There were 42 states that reported an increase in COVID-19-related deaths for the week that ended Sunday.
New York had the highest jump with an increase of 994 percent to 1,642 deaths. Next was New Hampshire with an 800 percent hike to 18 deaths.
Outside of New York, Texas recorded the most COVID-19 deaths over the past 7 days with 1,381.
Louisiana was next with 382 deaths, followed by Georgia with 378 deaths.
The CDC reports there have been more than 370 million COVID-19 vaccine doses administered across the country.
More than 205 million people have received at least one dose. More than 174 million people are fully vaccinated.
That means that nearly 62 percent of the total U.S. population has received at least one dose. About 74 percent of the country’s adult population has received at least one dose.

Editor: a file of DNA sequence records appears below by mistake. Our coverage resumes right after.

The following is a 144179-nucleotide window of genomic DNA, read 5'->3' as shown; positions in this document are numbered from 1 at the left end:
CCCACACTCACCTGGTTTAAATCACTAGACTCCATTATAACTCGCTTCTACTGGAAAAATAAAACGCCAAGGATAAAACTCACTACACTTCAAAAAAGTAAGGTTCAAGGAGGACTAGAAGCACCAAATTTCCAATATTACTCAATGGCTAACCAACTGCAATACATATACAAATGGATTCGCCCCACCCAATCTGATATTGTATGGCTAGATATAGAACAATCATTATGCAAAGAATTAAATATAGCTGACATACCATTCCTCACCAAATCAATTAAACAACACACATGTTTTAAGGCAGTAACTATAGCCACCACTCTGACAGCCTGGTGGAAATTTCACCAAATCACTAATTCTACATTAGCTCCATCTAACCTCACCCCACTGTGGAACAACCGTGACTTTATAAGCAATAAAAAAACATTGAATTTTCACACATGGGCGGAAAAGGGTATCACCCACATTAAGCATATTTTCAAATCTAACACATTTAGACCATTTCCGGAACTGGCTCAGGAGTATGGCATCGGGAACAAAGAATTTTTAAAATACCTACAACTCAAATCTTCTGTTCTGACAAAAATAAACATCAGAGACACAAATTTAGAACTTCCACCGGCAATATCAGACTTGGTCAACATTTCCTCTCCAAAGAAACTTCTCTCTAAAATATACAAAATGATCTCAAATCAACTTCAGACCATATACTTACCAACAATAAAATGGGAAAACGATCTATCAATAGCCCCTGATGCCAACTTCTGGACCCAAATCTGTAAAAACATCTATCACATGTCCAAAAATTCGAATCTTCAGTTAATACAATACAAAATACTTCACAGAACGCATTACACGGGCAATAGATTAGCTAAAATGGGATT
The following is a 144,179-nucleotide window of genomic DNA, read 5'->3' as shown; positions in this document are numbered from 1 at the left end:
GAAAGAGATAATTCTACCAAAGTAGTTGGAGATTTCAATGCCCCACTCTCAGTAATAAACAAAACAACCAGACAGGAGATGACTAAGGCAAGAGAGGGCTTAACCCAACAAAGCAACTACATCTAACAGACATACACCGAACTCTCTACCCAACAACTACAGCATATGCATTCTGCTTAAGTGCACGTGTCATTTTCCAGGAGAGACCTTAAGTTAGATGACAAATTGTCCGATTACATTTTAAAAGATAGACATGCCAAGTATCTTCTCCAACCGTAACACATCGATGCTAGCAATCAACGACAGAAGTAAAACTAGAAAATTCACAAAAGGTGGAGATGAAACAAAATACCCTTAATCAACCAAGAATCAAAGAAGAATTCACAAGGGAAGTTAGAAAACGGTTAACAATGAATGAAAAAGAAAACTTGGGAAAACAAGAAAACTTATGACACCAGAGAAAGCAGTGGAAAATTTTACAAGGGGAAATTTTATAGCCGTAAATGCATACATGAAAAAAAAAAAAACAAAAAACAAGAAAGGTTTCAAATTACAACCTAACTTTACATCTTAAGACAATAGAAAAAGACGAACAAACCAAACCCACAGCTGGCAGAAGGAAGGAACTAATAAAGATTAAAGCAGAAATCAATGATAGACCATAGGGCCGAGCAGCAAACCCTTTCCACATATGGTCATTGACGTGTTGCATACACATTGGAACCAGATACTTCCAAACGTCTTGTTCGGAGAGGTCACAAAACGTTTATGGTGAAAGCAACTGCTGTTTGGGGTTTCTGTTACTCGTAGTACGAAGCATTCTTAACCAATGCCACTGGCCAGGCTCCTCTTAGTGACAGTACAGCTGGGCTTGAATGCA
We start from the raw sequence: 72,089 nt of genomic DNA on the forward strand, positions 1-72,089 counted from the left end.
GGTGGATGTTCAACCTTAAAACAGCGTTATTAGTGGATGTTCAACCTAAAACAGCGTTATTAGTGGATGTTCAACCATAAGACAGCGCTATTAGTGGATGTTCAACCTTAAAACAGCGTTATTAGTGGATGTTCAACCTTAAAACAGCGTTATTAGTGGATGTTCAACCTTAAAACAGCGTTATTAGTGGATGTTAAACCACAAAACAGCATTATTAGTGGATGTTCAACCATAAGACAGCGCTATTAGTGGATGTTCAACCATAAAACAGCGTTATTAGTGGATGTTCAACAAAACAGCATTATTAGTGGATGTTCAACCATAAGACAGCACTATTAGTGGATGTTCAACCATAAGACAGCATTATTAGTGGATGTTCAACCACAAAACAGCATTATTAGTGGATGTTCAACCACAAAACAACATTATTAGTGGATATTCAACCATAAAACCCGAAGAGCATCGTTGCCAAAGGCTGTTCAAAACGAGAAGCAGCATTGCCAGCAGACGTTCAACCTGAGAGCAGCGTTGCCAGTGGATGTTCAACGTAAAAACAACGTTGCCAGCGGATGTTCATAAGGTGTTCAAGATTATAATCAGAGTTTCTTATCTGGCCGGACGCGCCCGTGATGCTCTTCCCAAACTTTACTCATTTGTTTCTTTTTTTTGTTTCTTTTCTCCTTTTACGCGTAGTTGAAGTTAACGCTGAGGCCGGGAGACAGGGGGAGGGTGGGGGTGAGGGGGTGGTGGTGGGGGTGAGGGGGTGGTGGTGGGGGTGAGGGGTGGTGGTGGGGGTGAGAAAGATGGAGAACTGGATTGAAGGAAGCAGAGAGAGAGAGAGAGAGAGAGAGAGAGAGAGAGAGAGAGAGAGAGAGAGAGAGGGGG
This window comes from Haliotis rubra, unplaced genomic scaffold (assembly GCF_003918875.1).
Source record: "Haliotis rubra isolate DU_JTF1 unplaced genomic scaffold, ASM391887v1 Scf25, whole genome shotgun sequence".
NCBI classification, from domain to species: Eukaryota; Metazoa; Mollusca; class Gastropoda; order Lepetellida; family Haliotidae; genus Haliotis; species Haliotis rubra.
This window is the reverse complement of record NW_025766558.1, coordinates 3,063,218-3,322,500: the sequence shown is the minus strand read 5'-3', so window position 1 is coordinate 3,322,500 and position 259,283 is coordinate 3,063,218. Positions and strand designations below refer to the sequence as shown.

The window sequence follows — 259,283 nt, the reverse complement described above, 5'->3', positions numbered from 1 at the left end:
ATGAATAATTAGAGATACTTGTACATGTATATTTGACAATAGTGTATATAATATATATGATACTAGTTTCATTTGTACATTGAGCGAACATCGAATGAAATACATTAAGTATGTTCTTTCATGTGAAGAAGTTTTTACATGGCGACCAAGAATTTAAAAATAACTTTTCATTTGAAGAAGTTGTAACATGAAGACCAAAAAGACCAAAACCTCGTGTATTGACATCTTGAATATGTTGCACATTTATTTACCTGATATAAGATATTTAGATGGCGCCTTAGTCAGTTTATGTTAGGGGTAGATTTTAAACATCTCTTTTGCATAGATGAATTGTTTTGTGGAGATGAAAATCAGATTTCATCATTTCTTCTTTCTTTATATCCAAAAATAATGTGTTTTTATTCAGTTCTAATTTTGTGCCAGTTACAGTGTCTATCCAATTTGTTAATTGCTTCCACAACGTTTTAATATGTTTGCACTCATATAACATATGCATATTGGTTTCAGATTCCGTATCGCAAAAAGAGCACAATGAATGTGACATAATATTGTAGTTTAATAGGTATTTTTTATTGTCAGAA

California has administered the most doses with more than 48 million. That’s followed by Texas with more than 30 million.
New York and Florida have both administered more than 24 million doses. Pennsylvania is fifth with more than 15 million.
None of those states, however, is in the top five for percentage of the population that’s received at least one dose:
On Aug. 23, the Food and Drug Administration (FDA) granted full approval for the Pfizer-BioNTech COVID-19 vaccine, replacing the emergency use authorization it received last December.
Schaffner said another push is still needed to persuade people who aren’t yet vaccinated to get the inoculation.
“It will take a multifaceted approach to make hesitant persons sufficiently comfortable to become vaccinated. Perhaps the most effective is seeing more of their friends and neighbors vaccinated safely and celebrating their vaccinations,” he said.
Schaffner said vaccinations are the only way out of this pandemic.
“COVID vaccination, vaccination, and more vaccination are the answers to the current expansion of transmission,” he said.
“As news of full FDA approval trickles down, we also need to continue concerted efforts to educate the public and dispel misinformation,” Taylor added.